25. 4 out of 5

    Sunshine

    I was excited to win this book as a Giveaway because I enjoyed the author's previous exploration of animal consciousness, "Other Minds: The Octopus, the Sea, and the Deep Origins of Consciousness". That book I gave one less star because, for all the amazing insights into octopus and cuttlefish behavior and intelligence it contained, I often had to read the denser philosophical sections twice. Godfrey-Smith has seriously honed his writing in this sequel and developed his poetic side to the point I was excited to win this book as a Giveaway because I enjoyed the author's previous exploration of animal consciousness, "Other Minds: The Octopus, the Sea, and the Deep Origins of Consciousness". That book I gave one less star because, for all the amazing insights into octopus and cuttlefish behavior and intelligence it contained, I often had to read the denser philosophical sections twice. Godfrey-Smith has seriously honed his writing in this sequel and developed his poetic side to the point where I had to stop writing down his arresting turns of phrase or I'd be copying half the book. This is definitely a book of philosophy (and I'm not sure who would expect otherwise from the title), but I found it extremely approachable, and if I read a section twice, it was only out of amazement. This and Robert Macfarlane's "Underland: A Deep Time Journey" were my two favorite nonfiction reads of 2020.

  26. 5 out of 5

    Mark

    Dr. Godfrey-Smith is an Australian scuba diver who was trained as a philosopher of science and is the author of Other minds about the probable sentience of cephalopods. This book is a discussion of the notion that sentience or consciousness was acquired gradually, i.e. not as an all or none phenomenon, by animals as they evolved new kinds of senses and actions over time, and especially as they developed nervous systems. Furthermore, not only did consciousness develop in this way, but it exists t Dr. Godfrey-Smith is an Australian scuba diver who was trained as a philosopher of science and is the author of Other minds about the probable sentience of cephalopods. This book is a discussion of the notion that sentience or consciousness was acquired gradually, i.e. not as an all or none phenomenon, by animals as they evolved new kinds of senses and actions over time, and especially as they developed nervous systems. Furthermore, not only did consciousness develop in this way, but it exists today in various degrees in non-human animals. The strength of the book is the author's fascinating description of various mostly sea creatures and his personal observations of their behaviors. Other less interesting parts of the book that are about theories of consciousness, including mention of neuronal oscillations and the generation of energy fields, are necessarily vague and require some hand-waving in their exposition.

  27. 5 out of 5

    Alisa

    This book is a discussion and explanation of whether life forms have consciousness and understanding of things going on around them. It goes back to the beginning of life as it moved onto land from water. Another topic worthy of investigation was whether insects feel pain. Something I had not really considered. In his conclusion, author Peter Godfrey-Smith also introduces the topic of Artificial Intelligence and whether machines can truly be “conscious”. The book is thought provoking and offers This book is a discussion and explanation of whether life forms have consciousness and understanding of things going on around them. It goes back to the beginning of life as it moved onto land from water. Another topic worthy of investigation was whether insects feel pain. Something I had not really considered. In his conclusion, author Peter Godfrey-Smith also introduces the topic of Artificial Intelligence and whether machines can truly be “conscious”. The book is thought provoking and offers possibilities. The jury is out on these topics but it is good to have an expert perspective on the topic.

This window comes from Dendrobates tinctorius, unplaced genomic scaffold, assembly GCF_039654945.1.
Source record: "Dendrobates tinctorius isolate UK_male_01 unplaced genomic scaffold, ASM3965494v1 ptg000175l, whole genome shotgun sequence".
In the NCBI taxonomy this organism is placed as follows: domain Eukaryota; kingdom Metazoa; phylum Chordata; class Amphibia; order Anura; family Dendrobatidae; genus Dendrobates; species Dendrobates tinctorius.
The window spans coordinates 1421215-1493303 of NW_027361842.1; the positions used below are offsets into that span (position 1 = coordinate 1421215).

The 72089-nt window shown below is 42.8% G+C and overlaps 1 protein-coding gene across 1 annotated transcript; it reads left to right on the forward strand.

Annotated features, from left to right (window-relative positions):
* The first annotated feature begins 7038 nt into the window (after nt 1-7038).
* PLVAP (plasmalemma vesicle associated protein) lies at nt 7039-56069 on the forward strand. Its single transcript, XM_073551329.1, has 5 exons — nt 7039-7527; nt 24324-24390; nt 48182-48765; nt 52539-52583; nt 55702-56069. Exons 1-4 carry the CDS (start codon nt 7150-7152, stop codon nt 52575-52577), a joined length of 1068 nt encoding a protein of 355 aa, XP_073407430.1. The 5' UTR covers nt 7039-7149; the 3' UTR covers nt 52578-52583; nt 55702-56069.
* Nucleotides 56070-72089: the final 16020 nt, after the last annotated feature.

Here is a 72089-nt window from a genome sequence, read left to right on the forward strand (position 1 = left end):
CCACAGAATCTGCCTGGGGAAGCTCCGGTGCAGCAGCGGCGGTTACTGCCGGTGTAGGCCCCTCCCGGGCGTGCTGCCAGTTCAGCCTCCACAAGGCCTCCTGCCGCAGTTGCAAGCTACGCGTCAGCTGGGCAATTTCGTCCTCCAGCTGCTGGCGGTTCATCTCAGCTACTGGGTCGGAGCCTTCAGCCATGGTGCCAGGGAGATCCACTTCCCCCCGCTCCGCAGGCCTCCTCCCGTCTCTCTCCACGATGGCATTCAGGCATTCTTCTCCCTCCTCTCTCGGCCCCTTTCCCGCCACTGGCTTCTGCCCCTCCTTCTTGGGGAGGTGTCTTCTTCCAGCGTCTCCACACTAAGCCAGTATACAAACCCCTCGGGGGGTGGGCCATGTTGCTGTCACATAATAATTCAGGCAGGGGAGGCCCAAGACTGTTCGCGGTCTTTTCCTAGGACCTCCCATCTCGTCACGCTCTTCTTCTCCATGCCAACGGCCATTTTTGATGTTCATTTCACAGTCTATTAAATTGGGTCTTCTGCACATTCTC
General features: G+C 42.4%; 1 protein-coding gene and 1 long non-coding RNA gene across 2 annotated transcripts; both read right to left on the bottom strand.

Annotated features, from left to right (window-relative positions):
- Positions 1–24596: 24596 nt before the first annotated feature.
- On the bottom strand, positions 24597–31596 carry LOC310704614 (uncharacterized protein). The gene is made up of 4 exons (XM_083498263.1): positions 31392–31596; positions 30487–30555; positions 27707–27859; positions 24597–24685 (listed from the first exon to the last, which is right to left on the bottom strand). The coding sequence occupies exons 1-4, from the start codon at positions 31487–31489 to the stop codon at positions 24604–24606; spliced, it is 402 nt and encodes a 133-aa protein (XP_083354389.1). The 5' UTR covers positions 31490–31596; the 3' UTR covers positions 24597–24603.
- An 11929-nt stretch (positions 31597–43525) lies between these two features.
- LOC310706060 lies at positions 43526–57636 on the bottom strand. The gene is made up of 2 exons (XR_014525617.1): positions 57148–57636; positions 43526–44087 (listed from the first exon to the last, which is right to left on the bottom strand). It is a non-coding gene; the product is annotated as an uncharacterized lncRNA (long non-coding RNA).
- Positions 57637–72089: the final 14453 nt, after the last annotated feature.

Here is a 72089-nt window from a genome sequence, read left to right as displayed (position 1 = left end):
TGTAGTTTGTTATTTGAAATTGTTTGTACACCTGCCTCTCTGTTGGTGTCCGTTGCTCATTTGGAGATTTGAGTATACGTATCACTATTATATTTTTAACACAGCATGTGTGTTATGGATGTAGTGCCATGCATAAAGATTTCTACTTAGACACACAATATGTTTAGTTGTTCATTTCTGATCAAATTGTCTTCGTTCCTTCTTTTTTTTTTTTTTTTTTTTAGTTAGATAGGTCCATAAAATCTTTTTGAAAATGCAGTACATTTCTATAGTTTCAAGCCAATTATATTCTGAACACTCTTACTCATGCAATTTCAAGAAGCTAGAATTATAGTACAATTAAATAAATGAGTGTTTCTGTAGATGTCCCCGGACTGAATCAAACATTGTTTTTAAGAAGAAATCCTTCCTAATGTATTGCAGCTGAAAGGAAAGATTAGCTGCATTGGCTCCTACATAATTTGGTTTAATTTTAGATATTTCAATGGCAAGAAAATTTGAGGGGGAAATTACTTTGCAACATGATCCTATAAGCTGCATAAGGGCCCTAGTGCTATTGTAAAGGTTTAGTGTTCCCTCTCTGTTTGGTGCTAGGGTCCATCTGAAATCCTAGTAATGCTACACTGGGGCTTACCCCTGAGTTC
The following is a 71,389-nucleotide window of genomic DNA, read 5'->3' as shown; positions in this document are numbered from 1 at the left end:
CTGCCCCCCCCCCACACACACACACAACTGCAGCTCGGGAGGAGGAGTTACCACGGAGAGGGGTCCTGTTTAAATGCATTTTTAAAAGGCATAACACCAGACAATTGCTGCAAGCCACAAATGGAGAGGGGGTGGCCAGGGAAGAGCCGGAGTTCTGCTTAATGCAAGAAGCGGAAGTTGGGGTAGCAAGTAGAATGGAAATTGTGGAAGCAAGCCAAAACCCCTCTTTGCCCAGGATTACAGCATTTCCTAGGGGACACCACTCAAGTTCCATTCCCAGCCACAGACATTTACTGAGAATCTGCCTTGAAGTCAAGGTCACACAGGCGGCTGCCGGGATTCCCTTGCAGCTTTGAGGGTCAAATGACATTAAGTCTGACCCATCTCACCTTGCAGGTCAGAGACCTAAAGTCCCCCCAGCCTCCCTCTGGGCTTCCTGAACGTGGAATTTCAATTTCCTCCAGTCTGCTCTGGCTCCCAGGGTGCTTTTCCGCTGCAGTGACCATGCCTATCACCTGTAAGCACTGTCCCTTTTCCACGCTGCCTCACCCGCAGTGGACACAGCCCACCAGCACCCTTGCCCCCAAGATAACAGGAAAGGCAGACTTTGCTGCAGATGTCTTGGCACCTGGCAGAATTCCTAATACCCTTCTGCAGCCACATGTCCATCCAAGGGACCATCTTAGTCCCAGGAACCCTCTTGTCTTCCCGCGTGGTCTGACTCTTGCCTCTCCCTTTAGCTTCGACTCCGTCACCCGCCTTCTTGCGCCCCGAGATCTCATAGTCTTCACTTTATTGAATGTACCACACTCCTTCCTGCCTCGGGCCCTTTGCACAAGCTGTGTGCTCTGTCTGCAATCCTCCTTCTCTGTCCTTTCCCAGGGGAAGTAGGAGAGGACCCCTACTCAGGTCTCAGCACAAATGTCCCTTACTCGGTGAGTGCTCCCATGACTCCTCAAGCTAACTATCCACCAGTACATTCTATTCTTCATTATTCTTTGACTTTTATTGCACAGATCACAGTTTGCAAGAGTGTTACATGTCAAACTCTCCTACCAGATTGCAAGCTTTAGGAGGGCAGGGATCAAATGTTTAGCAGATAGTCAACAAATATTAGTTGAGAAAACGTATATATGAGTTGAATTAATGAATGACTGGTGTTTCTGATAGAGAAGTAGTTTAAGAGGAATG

28. 5 out of 5

    Carroll Nelson Davis

    Godfrey-Smith leads the reader through a speculative and stimulating account of the evolution of sentience and mind, drawing on natural history, philosophy, and a wide field of other disciplines. At times the reader may feel bewildered at where the discussion is going and why, but the author regularly recaps ideas introduced so far and guides the reader back onto the book's intended path; and Godfrey-Smith has a talent for painting pictures with words, so the journey is fascinating and pleasant. Godfrey-Smith leads the reader through a speculative and stimulating account of the evolution of sentience and mind, drawing on natural history, philosophy, and a wide field of other disciplines. At times the reader may feel bewildered at where the discussion is going and why, but the author regularly recaps ideas introduced so far and guides the reader back onto the book's intended path; and Godfrey-Smith has a talent for painting pictures with words, so the journey is fascinating and pleasant.

  29. 4 out of 5

    Emily

    This book was a really interesting read - definitely not one to pick up after a long day at work. I struggled to wrap my brain around many of the theories presented and moreso the analysis of those theories. For readers of Other Minds, don't expect the same ease of reading and understanding. In saying that this book still held my attention over the 2 weeks it took me to get through it, and I've finished it a fair bit more educated on the relationship between evolution and the formation of the an This book was a really interesting read - definitely not one to pick up after a long day at work. I struggled to wrap my brain around many of the theories presented and moreso the analysis of those theories. For readers of Other Minds, don't expect the same ease of reading and understanding. In saying that this book still held my attention over the 2 weeks it took me to get through it, and I've finished it a fair bit more educated on the relationship between evolution and the formation of the animal mind. Would absolutely recommend for those interested in the philosophy of science.

  30. 5 out of 5

    Martha

    I started using my mind when I became older to consider other animals as I swatted, trampled and chewed my way through life. The one armed shrimp seeming to contemplate Godfrey-Smith is one of the most touching scenes I’ve read. And while I struggled to understand some of this - electric field was something I understood and it sparked thoughts but too incomplete - I understood curiosity well enough to appreciate the possibility of an intimate connection.